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Hamilton described the race as the toughest and most painful of his career, the porpoising of his car giving him a serious back issue.
And Mercedes put up their hands to admit they were at fault for Hamilton’s physical problems as they pushed the limit of the car in Baku.
The team’s chief strategist James Vowles said: “Lewis is an elite athlete that will push the bounds of endurance of himself and the car, and that’s what Formula 1 drivers do, that’s what makes them exceptional.
“On this occasion, though, we pushed the package and our drivers too far. We are putting them into significant discomfort and we simply can’t do that again. We have a responsibility now to make sure that this doesn’t carry on.”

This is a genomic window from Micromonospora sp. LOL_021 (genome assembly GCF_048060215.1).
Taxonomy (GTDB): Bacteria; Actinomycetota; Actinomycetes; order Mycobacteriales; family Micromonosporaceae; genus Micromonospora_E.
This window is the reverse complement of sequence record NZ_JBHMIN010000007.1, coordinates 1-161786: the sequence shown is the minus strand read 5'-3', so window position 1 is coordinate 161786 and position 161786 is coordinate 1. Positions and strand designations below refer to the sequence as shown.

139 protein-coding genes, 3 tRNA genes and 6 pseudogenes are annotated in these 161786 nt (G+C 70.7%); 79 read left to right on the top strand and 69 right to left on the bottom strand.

Hamilton and team principal Toto Wolff initially cast doubt on his participation in this weekend’s Canadian Grand Prix before insisting he would take up his place on the grid despite the injury.
The street circuits of Baku and Monaco have proved a chastening experience for the defending constructors’ champions after getting on top of many of their issues at the Spanish Grand Prix.
In Barcelona, they were the quickest race car at points but Vowles warned Mercedes would again be off the pace of both the Ferraris and Red Bulls in Canada.
“I think we still have a package that isn’t at the front on merit,” he said. “Red Bull and Ferrari will still be the benchmark that we have to compare ourselves to. I think, though, that the large gap you saw in qualifying in Baku perhaps won’t be that big in Montreal.”